Creating original artwork
To have original artwork on their blogs, students love using Doodle Buddy, a free app, for all their drawing needs. With Doodle Buddy students can add text to drawings so they can also copy a picture they find on the Internet and add text to it, which is vital for us because we have first gen iPads with no cameras. For photo editing, PS Express is an excellent app, and it’s free! It does everything we need from cropping to rotating images. We have two ways to get photos and drawings uploaded for use on blogs. One way is with the Photobucket app, also free and very easy. I have a class FTP account through my server account, and FTPView is fantastic for uploading photos from the iPad. It costs money, so Photobucket is excellent and preferable for those without their FTP accounts.
Some students enjoy creating their animations and Doink is an excellent app for that. It does cost money but kids like it, it’s easy to use, and kids can create beautiful animated images with it. I was also allowed to use Doink with kids for free, and kids liked it and made good use of it so I can recommend it. A free app that some students made use of is Blue Fire, which students use to record podcasts to upload and use on their blogs. It’s easy to use and is very useful.
For social networking to increase participation in class discussions, I’ve tried using Collaborize Classroom. I have never used Edmodo, but I think Collaborize Classroom gives Edmodo a run for its money and can be used to do many of the same things teachers are doing with Edmodo. I’m not sure which is the better platform to use, especially since I’ve only used Collaborize Classroom but both seem to have great potential. Collaborize Classroom has also introduced a free iPad app making it a more workable option for my students. Blogging and social networking allow all my students to connect with each other, even out of the classroom anytime, anywhere, as well as with students all over the world. My classes have blogged and commented with kids from New York, New Jersey, Colorado, Australia, and New Zealand.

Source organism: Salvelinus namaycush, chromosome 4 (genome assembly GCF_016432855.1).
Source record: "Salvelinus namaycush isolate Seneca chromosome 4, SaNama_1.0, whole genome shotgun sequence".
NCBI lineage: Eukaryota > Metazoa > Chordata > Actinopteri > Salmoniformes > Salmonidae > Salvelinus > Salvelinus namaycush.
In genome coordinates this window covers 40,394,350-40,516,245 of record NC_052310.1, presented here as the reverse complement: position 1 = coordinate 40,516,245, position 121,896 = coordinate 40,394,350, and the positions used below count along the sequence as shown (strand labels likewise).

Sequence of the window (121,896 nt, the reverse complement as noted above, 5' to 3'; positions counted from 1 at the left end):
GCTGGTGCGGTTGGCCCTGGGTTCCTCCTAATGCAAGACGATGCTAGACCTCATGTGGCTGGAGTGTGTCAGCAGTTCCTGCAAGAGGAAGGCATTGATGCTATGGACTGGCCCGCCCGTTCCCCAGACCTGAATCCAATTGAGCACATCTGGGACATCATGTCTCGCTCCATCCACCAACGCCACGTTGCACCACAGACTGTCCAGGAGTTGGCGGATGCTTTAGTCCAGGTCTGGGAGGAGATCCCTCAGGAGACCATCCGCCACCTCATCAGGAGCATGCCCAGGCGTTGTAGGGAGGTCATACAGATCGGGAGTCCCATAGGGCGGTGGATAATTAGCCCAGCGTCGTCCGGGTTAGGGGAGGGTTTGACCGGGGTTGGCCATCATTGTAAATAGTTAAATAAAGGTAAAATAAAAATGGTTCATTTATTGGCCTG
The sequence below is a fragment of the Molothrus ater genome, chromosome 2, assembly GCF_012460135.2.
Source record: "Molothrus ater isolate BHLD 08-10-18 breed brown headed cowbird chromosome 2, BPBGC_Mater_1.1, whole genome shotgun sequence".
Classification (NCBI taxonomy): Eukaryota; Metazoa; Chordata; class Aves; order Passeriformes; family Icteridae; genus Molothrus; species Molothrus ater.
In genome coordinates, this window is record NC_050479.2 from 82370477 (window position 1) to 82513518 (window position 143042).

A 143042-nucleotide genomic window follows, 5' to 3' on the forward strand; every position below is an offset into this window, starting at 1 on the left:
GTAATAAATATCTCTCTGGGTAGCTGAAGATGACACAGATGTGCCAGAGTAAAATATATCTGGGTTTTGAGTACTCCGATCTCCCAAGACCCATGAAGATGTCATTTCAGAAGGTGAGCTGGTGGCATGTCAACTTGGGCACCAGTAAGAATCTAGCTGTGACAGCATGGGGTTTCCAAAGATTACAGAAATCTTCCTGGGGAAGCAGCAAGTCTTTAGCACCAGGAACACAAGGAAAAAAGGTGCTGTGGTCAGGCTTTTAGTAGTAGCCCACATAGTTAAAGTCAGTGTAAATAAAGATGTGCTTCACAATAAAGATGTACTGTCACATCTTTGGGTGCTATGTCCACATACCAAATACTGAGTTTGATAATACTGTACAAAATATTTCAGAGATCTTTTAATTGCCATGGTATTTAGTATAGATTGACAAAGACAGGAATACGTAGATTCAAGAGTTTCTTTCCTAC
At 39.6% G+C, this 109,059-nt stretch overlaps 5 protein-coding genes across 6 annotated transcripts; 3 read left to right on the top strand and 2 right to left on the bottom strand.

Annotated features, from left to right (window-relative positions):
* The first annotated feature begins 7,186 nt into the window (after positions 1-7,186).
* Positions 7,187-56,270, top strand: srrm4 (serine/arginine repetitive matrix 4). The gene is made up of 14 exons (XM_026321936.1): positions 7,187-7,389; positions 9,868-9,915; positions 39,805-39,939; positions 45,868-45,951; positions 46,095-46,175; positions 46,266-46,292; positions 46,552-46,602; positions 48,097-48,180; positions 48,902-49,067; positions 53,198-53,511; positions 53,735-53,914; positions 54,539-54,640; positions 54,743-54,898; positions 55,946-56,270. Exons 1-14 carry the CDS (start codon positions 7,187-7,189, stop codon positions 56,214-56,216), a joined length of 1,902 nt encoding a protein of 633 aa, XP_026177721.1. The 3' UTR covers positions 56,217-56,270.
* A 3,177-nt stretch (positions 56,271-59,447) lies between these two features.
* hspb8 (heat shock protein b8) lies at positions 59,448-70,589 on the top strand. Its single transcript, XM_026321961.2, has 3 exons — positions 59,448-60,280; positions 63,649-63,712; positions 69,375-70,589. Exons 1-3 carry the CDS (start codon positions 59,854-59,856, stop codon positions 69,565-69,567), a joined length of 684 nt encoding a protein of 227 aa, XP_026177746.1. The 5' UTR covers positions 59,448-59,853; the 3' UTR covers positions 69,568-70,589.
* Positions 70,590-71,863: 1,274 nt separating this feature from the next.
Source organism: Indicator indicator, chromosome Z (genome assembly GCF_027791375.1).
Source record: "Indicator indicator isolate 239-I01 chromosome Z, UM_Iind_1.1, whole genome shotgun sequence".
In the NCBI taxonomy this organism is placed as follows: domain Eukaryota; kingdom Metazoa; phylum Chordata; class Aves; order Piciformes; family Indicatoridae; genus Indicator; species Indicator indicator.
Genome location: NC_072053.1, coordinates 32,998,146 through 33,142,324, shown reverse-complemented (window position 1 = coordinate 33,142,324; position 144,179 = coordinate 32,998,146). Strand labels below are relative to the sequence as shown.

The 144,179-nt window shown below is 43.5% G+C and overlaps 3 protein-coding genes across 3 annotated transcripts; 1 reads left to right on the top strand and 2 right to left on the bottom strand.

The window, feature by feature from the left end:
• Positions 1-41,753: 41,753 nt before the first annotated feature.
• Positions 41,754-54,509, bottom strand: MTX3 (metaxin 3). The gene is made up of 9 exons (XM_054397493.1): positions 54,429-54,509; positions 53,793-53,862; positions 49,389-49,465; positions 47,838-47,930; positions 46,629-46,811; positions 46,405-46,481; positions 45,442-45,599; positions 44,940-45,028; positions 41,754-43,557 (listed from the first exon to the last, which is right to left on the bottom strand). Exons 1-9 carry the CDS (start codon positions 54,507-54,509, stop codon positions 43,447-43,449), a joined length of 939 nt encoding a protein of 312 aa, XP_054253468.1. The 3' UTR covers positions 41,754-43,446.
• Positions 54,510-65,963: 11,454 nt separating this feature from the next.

Other tech we use
We do use the iPads, personal handheld devices, iMacs, and Netbooks for consuming information when we do research. Students use the class tech as consumers to learn. We don’t use textbooks much if at all because we can usually find great websites that cover any topic we are studying. But what I see with blogging, writing, drawing, making animations, movies, and podcasts is that students can use our iPads to create as well. What makes the iPad a useful tool for my Science students is its mobility and ease of use to share what you are doing. That being said, iMacs and Netbooks are preferable for doing things such as making movies (both have webcams) and for using Web2.0 sites such as Glogster and Prezi, which we also use and cannot create or work with on the iPad. There are workarounds and apps for viewing Prezis and Glogs but not for creating them. I feel very fortunate to have multiple resources available for my students to offer them choices for showing and demonstrating what they are learning whether they use a mobile device or a desktop.